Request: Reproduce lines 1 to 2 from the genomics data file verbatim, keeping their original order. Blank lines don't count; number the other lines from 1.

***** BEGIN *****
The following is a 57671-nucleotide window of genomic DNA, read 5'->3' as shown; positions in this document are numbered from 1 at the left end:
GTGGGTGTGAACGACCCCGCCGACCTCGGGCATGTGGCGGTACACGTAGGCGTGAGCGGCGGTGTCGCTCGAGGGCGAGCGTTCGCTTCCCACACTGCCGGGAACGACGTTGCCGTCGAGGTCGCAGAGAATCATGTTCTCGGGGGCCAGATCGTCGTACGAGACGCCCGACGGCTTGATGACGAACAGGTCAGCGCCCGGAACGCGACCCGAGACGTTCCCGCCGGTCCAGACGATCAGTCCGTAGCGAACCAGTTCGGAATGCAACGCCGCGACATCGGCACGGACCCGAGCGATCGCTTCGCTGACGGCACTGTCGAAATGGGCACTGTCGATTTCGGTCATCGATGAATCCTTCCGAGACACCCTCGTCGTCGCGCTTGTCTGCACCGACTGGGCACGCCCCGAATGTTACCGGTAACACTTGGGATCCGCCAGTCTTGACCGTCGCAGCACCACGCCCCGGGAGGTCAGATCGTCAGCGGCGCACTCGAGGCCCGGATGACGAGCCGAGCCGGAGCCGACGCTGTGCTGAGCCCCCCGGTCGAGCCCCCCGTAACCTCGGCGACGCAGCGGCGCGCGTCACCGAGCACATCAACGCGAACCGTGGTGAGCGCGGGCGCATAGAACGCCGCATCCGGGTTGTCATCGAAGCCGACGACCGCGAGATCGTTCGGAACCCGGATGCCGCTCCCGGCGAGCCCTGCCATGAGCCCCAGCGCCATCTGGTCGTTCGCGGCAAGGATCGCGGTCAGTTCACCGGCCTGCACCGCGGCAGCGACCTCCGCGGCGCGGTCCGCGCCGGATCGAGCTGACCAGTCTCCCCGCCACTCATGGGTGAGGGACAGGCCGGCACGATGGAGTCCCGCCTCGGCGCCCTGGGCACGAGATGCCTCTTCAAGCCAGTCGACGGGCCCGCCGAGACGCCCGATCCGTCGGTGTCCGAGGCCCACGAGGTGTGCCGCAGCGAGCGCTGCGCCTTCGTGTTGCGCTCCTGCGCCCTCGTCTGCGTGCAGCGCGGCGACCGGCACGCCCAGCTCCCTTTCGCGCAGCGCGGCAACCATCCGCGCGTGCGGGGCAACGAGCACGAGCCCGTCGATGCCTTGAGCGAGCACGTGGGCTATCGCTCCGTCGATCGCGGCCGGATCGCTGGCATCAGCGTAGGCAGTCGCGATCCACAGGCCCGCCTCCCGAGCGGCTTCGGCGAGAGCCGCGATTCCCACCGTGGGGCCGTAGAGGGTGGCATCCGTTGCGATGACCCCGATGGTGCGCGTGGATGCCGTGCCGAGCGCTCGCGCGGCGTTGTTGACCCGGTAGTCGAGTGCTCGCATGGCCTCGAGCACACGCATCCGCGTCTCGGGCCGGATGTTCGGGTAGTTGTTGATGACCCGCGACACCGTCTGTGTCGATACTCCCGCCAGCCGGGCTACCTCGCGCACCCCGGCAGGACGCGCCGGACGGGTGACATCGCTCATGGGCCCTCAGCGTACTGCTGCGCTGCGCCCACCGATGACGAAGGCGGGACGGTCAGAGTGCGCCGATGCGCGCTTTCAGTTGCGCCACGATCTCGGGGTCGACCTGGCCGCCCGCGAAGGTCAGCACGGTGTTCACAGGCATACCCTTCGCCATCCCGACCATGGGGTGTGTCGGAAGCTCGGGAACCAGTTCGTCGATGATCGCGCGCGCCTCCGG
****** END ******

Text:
The following is a 57671-nucleotide window of genomic DNA, read 5'->3' as shown; positions in this document are numbered from 1 at the left end:
GTGGGTGTGAACGACCCCGCCGACCTCGGGCATGTGGCGGTACACGTAGGCGTGAGCGGCGGTGTCGCTCGAGGGCGAGCGTTCGCTTCCCACACTGCCGGGAACGACGTTGCCGTCGAGGTCGCAGAGAATCATGTTCTCGGGGGCCAGATCGTCGTACGAGACGCCCGACGGCTTGATGACGAACAGGTCAGCGCCCGGAACGCGACCCGAGACGTTCCCGCCGGTCCAGACGATCAGTCCGTAGCGAACCAGTTCGGAATGCAACGCCGCGACATCGGCACGGACCCGAGCGATCGCTTCGCTGACGGCACTGTCGAAATGGGCACTGTCGATTTCGGTCATCGATGAATCCTTCCGAGACACCCTCGTCGTCGCGCTTGTCTGCACCGACTGGGCACGCCCCGAATGTTACCGGTAACACTTGGGATCCGCCAGTCTTGACCGTCGCAGCACCACGCCCCGGGAGGTCAGATCGTCAGCGGCGCACTCGAGGCCCGGATGACGAGCCGAGCCGGAGCCGACGCTGTGCTGAGCCCCCCGGTCGAGCCCCCCGTAACCTCGGCGACGCAGCGGCGCGCGTCACCGAGCACATCAACGCGAACCGTGGTGAGCGCGGGCGCATAGAACGCCGCATCCGGGTTGTCATCGAAGCCGACGACCGCGAGATCGTTCGGAACCCGGATGCCGCTCCCGGCGAGCCCTGCCATGAGCCCCAGCGCCATCTGGTCGTTCGCGGCAAGGATCGCGGTCAGTTCACCGGCCTGCACCGCGGCAGCGACCTCCGCGGCGCGGTCCGCGCCGGATCGAGCTGACCAGTCTCCCCGCCACTCATGGGTGAGGGACAGGCCGGCACGATGGAGTCCCGCCTCGGCGCCCTGGGCACGAGATGCCTCTTCAAGCCAGTCGACGGGCCCGCCGAGACGCCCGATCCGTCGGTGTCCGAGGCCCACGAGGTGTGCCGCAGCGAGCGCTGCGCCTTCGTGTTGCGCTCCTGCGCCCTCGTCTGCGTGCAGCGCGGCGACCGGCACGCCCAGCTCCCTTTCGCGCAGCGCGGCAACCATCCGCGCGTGCGGGGCAACGAGCACGAGCCCGTCGATGCCTTGAGCGAGCACGTGGGCTATCGCTCCGTCGATCGCGGCCGGATCGCTGGCATCAGCGTAGGCAGTCGCGATCCACAGGCCCGCCTCCCGAGCGGCTTCGGCGAGAGCCGCGATTCCCACCGTGGGGCCGTAGAGGGTGGCATCCGTTGCGATGACCCCGATGGTGCGCGTGGATGCCGTGCCGAGCGCTCGCGCGGCGTTGTTGACCCGGTAGTCGAGTGCTCGCATGGCCTCGAGCACACGCATCCGCGTCTCGGGCCGGATGTTCGGGTAGTTGTTGATGACCCGCGACACCGTCTGTGTCGATACTCCCGCCAGCCGGGCTACCTCGCGCACCCCGGCAGGACGCGCCGGACGGGTGACATCGCTCATGGGCCCTCAGCGTACTGCTGCGCTGCGCCCACCGATGACGAAGGCGGGACGGTCAGAGTGCGCCGATGCGCGCTTTCAGTTGCGCCACGATCTCGGGGTCGACCTGGCCGCCCGCGAAGGTCAGCACGGTGTTCACAGGCATACCCTTCGCCATCCCGACCATGGGGTGTGTCGGAAGCTCGGGAACCAGTTCGTCGATGATCGCGCGCGCCTCCGG